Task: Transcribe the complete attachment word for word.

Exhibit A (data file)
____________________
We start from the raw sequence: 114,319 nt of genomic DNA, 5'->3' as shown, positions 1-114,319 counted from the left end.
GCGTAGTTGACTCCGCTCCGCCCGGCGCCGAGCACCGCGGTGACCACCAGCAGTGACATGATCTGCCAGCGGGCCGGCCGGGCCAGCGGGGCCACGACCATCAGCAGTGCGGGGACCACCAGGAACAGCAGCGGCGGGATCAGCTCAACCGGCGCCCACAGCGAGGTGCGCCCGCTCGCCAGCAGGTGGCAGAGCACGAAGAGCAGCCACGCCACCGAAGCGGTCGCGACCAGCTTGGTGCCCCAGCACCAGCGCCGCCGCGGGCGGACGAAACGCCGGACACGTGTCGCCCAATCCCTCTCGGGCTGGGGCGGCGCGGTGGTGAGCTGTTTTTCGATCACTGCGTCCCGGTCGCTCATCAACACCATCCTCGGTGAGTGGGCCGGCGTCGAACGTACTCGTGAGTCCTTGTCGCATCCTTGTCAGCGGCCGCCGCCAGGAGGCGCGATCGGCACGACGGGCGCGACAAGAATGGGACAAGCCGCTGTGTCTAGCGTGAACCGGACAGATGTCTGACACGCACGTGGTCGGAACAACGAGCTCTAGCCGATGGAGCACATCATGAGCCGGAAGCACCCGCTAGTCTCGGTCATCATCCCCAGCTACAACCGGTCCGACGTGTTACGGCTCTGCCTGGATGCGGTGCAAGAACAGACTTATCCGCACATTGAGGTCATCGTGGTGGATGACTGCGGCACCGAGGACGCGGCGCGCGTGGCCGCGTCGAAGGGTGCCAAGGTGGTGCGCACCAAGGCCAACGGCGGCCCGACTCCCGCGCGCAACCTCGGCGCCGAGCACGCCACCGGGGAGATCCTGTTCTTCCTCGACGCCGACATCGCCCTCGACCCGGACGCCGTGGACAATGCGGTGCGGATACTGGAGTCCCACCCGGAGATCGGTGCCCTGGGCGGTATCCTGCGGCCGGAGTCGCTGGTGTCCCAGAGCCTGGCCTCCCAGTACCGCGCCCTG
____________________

We start from the raw sequence: 114,319 nt of genomic DNA, 5'->3' as shown, positions 1-114,319 counted from the left end.
GCGTAGTTGACTCCGCTCCGCCCGGCGCCGAGCACCGCGGTGACCACCAGCAGTGACATGATCTGCCAGCGGGCCGGCCGGGCCAGCGGGGCCACGACCATCAGCAGTGCGGGGACCACCAGGAACAGCAGCGGCGGGATCAGCTCAACCGGCGCCCACAGCGAGGTGCGCCCGCTCGCCAGCAGGTGGCAGAGCACGAAGAGCAGCCACGCCACCGAAGCGGTCGCGACCAGCTTGGTGCCCCAGCACCAGCGCCGCCGCGGGCGGACGAAACGCCGGACACGTGTCGCCCAATCCCTCTCGGGCTGGGGCGGCGCGGTGGTGAGCTGTTTTTCGATCACTGCGTCCCGGTCGCTCATCAACACCATCCTCGGTGAGTGGGCCGGCGTCGAACGTACTCGTGAGTCCTTGTCGCATCCTTGTCAGCGGCCGCCGCCAGGAGGCGCGATCGGCACGACGGGCGCGACAAGAATGGGACAAGCCGCTGTGTCTAGCGTGAACCGGACAGATGTCTGACACGCACGTGGTCGGAACAACGAGCTCTAGCCGATGGAGCACATCATGAGCCGGAAGCACCCGCTAGTCTCGGTCATCATCCCCAGCTACAACCGGTCCGACGTGTTACGGCTCTGCCTGGATGCGGTGCAAGAACAGACTTATCCGCACATTGAGGTCATCGTGGTGGATGACTGCGGCACCGAGGACGCGGCGCGCGTGGCCGCGTCGAAGGGTGCCAAGGTGGTGCGCACCAAGGCCAACGGCGGCCCGACTCCCGCGCGCAACCTCGGCGCCGAGCACGCCACCGGGGAGATCCTGTTCTTCCTCGACGCCGACATCGCCCTCGACCCGGACGCCGTGGACAATGCGGTGCGGATACTGGAGTCCCACCCGGAGATCGGTGCCCTGGGCGGTATCCTGCGGCCGGAGTCGCTGGTGTCCCAGAGCCTGGCCTCCCAGTACCGCGCCCTG